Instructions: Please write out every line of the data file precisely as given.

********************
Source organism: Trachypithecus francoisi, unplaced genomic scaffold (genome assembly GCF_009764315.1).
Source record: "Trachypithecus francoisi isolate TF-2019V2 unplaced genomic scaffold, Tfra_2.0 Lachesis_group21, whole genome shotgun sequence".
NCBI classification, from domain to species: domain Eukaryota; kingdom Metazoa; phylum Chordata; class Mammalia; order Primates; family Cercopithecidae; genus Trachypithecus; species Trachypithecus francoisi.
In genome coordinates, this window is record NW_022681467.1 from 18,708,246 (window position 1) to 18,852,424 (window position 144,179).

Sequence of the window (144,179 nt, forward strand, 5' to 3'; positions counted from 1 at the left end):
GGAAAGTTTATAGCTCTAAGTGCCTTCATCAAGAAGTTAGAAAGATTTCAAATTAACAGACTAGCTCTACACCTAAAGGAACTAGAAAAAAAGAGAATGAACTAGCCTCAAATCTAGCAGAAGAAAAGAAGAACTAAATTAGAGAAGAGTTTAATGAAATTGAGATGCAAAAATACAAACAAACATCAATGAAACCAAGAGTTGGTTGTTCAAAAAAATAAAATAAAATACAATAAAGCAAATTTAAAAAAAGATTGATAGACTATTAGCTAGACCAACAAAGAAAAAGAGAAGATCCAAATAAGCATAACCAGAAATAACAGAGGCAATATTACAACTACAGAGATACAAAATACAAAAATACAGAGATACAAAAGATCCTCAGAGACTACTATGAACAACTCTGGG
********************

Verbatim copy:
Source organism: Trachypithecus francoisi, unplaced genomic scaffold (genome assembly GCF_009764315.1).
Source record: "Trachypithecus francoisi isolate TF-2019V2 unplaced genomic scaffold, Tfra_2.0 Lachesis_group21, whole genome shotgun sequence".
NCBI classification, from domain to species: domain Eukaryota; kingdom Metazoa; phylum Chordata; class Mammalia; order Primates; family Cercopithecidae; genus Trachypithecus; species Trachypithecus francoisi.
In genome coordinates, this window is record NW_022681467.1 from 18,708,246 (window position 1) to 18,852,424 (window position 144,179).

Sequence of the window (144,179 nt, forward strand, 5' to 3'; positions counted from 1 at the left end):
GGAAAGTTTATAGCTCTAAGTGCCTTCATCAAGAAGTTAGAAAGATTTCAAATTAACAGACTAGCTCTACACCTAAAGGAACTAGAAAAAAAGAGAATGAACTAGCCTCAAATCTAGCAGAAGAAAAGAAGAACTAAATTAGAGAAGAGTTTAATGAAATTGAGATGCAAAAATACAAACAAACATCAATGAAACCAAGAGTTGGTTGTTCAAAAAAATAAAATAAAATACAATAAAGCAAATTTAAAAAAAGATTGATAGACTATTAGCTAGACCAACAAAGAAAAAGAGAAGATCCAAATAAGCATAACCAGAAATAACAGAGGCAATATTACAACTACAGAGATACAAAATACAAAAATACAGAGATACAAAAGATCCTCAGAGACTACTATGAACAACTCTGGG